Elisa Boxer is the author of the new children's picture book One Turtle's Last Straw: The Real-Life Rescue That Sparked a Sea Change. Her other books include A Seat at the Table. Also a journalist, she is based in Portland, Maine.
Q: How did you learn about the story of the sea turtle and the plastic straw, and why did you decide to write this book?
A: I've done many years of environmental advocacy work, and am particularly passionate about highlighting the dangers of plastics pollution. But it's such a broad topic, so in order to narrow the focus to something that would work for a children's book, I began researching specific incidents.
When I came across the video of the poor sea turtle who nearly died from swallowing a plastic straw, I knew I had found my story! I set up an interview with the marine biologist who filmed the video and helped save the turtle's life. After speaking with her and finding out more about what had happened, I was so inspired and even more motivated to share this story with kids.
Q: Did you need to do much research to write the book, and if so, did you learn anything especially surprising?
A: This book was a fun one to research. In addition to learning more about this specific incident and interviewing the scientists who were on the scene, I compiled information about kids across the globe tackling the plastics pollution problem in their communities.
I am so inspired by these kids. Anna Du from Massachusetts, for example. At just 12 years old, she created an ROV (remote operating vehicle) to detect microplastics on the ocean floor.
With every book, there are always random tidbits that come up in research.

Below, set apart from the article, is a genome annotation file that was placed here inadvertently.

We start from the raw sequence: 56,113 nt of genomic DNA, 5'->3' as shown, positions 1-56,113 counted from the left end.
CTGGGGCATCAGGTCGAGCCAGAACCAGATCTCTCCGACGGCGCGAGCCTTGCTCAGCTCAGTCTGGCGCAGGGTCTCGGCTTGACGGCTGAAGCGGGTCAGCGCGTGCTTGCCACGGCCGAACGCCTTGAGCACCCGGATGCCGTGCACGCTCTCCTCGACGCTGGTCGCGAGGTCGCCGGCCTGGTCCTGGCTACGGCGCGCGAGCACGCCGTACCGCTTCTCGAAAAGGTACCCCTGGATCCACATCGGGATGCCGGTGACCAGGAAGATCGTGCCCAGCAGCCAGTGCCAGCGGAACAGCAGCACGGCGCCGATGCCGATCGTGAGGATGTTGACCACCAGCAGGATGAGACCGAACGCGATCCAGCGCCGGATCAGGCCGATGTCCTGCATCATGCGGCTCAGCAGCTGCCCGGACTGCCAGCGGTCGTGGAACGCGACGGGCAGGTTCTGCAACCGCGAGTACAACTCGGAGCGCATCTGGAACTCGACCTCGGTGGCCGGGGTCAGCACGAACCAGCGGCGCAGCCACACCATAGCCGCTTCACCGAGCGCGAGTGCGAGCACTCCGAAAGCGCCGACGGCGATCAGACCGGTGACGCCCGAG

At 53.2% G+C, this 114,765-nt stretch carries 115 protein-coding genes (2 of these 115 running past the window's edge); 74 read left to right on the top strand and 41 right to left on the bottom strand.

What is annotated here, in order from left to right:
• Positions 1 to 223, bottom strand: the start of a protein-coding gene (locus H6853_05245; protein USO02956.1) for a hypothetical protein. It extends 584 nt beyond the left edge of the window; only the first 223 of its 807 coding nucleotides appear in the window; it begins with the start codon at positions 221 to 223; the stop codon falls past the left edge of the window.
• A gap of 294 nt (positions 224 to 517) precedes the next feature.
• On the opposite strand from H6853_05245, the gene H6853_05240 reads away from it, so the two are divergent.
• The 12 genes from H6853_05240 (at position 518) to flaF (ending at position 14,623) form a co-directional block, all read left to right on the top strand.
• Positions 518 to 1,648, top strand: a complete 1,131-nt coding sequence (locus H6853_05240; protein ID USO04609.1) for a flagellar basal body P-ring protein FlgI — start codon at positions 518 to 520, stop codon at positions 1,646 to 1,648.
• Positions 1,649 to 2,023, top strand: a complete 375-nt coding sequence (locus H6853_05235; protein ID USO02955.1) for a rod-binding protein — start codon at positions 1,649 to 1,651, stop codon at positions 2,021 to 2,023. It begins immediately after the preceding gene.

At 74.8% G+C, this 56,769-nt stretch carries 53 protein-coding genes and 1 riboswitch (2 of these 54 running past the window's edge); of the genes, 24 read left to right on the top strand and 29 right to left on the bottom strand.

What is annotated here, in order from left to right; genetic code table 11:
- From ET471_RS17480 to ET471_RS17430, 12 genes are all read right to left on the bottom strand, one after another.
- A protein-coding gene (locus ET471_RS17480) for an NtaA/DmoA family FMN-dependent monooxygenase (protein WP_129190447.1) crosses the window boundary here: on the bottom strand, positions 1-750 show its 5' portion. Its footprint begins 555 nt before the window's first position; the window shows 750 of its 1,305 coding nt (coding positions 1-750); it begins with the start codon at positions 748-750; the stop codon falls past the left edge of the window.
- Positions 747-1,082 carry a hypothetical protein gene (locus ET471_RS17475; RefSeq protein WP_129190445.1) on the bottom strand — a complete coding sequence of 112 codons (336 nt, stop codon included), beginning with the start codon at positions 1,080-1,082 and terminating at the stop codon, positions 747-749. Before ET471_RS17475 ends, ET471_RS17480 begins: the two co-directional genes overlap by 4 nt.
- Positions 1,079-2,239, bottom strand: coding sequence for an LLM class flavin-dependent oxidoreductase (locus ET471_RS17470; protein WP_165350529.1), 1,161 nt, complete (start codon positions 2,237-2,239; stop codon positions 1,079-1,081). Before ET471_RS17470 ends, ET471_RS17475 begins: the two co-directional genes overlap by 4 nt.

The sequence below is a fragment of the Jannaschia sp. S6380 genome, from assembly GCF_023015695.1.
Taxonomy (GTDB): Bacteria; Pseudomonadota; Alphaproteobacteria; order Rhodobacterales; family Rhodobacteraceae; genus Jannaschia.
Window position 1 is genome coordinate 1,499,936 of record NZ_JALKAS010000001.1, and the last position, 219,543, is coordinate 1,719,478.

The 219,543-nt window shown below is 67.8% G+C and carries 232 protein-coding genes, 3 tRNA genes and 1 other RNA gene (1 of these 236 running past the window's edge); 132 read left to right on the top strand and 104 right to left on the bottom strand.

For example, in order to craft the narrative, I needed to know details like how exactly sea turtles breathe, how they swim, what happens with entanglement, things like that. I probably watched at least 50 videos on sea turtles underwater just to get an idea of how they move through the ocean.
I think one of the most surprising facts I learned was that even in landlocked communities, straws can blow into storm drains and make their way to the ocean, causing tremendous harm to marine life. You hear a lot about plastic bottles on beaches, six-pack rings from boats, etc., but the problem is so much bigger.
Q: What do you think Marta Alvarez Miguens' illustrations add to the book?
A: Marta's illustrations MAKE the book! Every time I look at it, I find a new detail to appreciate. The colors, the scenery, the expressions, everything is just spectacular. I love the mix of close-ups and wide angles.
She somehow manages to make the turtle realistic, adorable, and emotionally relatable. The scenes where the turtle is struggling are heartbreaking, but Marta strikes the perfect balance between showing the turtle's pain and giving us hope that these heroes will save him.
Q: What do you hope kids take away from the book about sea creatures and the environment?
A: Thanks to Marta, this turtle's soul is front and center, so I hope kids see marine animals as sentient beings who highlight the need to make conscious decisions about plastics.
I also hope that, beyond the plastics issue, kids realize that they have the power, with their choices, to change the world. To me, that's what this story is really about -- the ripple effects of each and every choice we make.
Q: What are you working on now?
A: I'm so excited to be working on a new nonfiction picture book, a chapter book series, and a middle-grade novel. I'm also in the revision/proof stages for several more picture books coming in 2023 and 2024.
And in the short term, I'm working on marketing/publicity for SPLASH! Ethelda Bleibtrey Makes Waves of Change, coming in July from Sleeping Bear Press, and Covered in Color: Christo and Jeanne-Claude's Fabrics of Freedom, coming in August from Abrams. It's going to be a busy summer!
Q: Anything else we should know?
A: I'm thrilled to be partnering with my local indie, Print: A Bookstore, here in Portland, Maine. We have limited-edition prints and stickers for everyone who orders signed copies of my books. If you're interested, here's the link:
Deborah, thank you so much for having me on your blog!
--Interview with Deborah Kalb